Friday, December 14, 2012, may go down as a turning point in American history. It’s too soon to tell, of course, but the terrible massacre of 27 people–twenty of them young children–at Sandy Hook Elementary School (one victim, the shooter’s mother, was killed in her home) seemed to wrench American hearts like no other moment since the 9/11 attacks of 2001. The brutality of the shootings and the drama of the moment have been retold continuously in the days since the events, and President Obama’s tearful reaction and then powerful speech seemed to draw a line in the sand–something even past massacres have failed to do, whether at Virginia Tech University, the movie theatre at Aurora, Colorado, or any other of the 61 U.S. shootings over the past thirty years in which at least four people have died, whether in homes, schools, malls, restaurants, or other public spaces. A timeline of violent gun deaths only confirms that these events have become a regular feature of modern American life.
Naturally, the debate has quickly turned to the topic of gun control and the extraordinarily high number of guns owned by Americans. Defenders have argued that the Second Amendment right to bear firearms is an important guarantor of American liberty and security and that restrictions on legal ownership make no difference, while detractors have argued that the interpretation of the Second Amendment has become dangerously individualistic, that the right to bear arms is antiquated and out of step with the needs of modern society, and that the potency of assault-style guns makes them dangerous in a way that the public cannot manage.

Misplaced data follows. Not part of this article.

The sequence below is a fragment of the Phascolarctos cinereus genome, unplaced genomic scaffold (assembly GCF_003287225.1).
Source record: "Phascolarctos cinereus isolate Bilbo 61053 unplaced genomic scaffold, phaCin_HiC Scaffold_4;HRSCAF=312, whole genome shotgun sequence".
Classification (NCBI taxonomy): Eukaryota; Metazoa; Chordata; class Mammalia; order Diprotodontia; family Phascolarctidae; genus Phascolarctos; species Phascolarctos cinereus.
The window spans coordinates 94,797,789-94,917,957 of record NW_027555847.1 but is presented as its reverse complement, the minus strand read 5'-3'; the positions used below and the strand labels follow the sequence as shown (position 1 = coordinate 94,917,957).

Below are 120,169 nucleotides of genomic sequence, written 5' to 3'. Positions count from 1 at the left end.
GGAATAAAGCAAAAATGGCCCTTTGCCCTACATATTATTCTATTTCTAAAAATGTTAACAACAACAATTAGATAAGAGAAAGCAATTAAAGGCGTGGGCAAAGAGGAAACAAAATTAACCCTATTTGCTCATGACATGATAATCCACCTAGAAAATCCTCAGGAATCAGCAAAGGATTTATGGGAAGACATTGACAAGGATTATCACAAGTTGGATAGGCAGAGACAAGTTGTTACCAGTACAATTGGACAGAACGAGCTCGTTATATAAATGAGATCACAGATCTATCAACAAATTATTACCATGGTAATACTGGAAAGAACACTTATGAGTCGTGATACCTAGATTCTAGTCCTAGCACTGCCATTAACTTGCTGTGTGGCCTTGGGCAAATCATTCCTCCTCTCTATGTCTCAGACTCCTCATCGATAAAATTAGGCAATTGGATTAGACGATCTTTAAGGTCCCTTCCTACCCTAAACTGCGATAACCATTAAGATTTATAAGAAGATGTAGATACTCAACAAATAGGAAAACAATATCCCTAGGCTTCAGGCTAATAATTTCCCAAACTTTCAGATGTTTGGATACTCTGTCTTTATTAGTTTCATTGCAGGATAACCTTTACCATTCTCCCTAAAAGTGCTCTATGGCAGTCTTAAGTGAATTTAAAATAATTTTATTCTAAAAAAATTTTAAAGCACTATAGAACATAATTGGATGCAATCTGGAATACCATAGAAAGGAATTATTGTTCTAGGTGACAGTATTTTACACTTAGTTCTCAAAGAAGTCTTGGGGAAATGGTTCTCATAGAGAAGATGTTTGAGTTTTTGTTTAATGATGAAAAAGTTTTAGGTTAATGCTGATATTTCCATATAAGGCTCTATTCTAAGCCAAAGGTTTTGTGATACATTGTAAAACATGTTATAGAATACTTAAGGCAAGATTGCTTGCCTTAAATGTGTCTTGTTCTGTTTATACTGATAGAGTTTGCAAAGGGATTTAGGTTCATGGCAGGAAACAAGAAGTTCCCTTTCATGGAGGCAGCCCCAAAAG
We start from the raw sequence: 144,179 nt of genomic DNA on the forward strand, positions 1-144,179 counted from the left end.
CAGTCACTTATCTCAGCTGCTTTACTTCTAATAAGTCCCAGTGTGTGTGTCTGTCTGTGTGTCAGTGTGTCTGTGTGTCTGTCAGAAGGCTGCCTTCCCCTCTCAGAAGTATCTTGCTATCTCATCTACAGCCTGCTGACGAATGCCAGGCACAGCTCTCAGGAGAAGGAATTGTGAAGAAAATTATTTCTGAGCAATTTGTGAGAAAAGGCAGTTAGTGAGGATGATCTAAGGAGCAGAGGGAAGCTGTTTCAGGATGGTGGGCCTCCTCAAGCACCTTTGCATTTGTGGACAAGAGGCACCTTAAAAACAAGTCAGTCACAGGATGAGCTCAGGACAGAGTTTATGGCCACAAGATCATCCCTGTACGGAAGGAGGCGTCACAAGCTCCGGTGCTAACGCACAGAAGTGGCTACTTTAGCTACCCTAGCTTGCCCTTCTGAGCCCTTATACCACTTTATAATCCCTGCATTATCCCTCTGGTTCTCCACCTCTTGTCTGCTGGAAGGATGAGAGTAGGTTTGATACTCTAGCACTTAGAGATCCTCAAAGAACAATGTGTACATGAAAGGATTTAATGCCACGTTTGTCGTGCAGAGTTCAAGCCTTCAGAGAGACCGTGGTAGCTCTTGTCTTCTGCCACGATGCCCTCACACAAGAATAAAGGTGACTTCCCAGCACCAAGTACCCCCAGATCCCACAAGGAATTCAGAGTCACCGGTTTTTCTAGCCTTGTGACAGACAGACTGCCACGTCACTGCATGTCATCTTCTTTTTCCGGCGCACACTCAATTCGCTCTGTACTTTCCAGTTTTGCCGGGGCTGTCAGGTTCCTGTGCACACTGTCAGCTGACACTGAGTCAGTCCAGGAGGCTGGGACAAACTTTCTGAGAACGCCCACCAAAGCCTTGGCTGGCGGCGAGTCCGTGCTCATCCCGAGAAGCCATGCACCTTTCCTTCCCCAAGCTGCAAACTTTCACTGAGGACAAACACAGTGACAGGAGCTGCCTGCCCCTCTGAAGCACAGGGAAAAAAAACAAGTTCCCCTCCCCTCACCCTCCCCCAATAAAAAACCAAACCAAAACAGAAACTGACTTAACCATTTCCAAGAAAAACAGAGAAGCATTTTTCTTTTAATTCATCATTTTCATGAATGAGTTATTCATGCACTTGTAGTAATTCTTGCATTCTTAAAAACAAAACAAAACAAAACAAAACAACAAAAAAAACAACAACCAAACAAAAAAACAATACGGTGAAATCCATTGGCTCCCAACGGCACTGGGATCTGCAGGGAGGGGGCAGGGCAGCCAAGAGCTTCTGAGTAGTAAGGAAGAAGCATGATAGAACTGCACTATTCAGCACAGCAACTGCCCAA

In the summer of 2012, Adweek posted this image from the Brady Campaign to Prevent Gun Violence, circa 1981. It illustrates graphically how disproportionate the rates of gun death are in the United States as compared to other leading industrial nations. Little has changed in the years since then. The Brady Campaign has been working to control hand guns since 1974 and has amassed a great deal of research to support their case. For example, a 2010 article in the Journal of Trauma points out that, “US homicide rates were 6.9 times higher than rates in the other high-income countries, driven by firearm homicide rates that were 19.5 times higher. For 15-year olds to 24-year olds, firearm homicide rates in the United States were 42.7 times higher than in the other countries. For US males, firearm homicide rates were 22.0 times higher, and for US females, firearm homicide rates were 11.4 times higher. The US firearm suicide rates were 5.8 times higher than in the other countries, though overall suicide rates were 30% lower. The US unintentional firearm deaths were 5.2 times higher than in the other countries. Among these 23 countries, 80% of all firearm deaths occurred in the United States, 86% of women killed by firearms were US women, and 87% of all children aged 0 to 14 killed by firearms were US children.”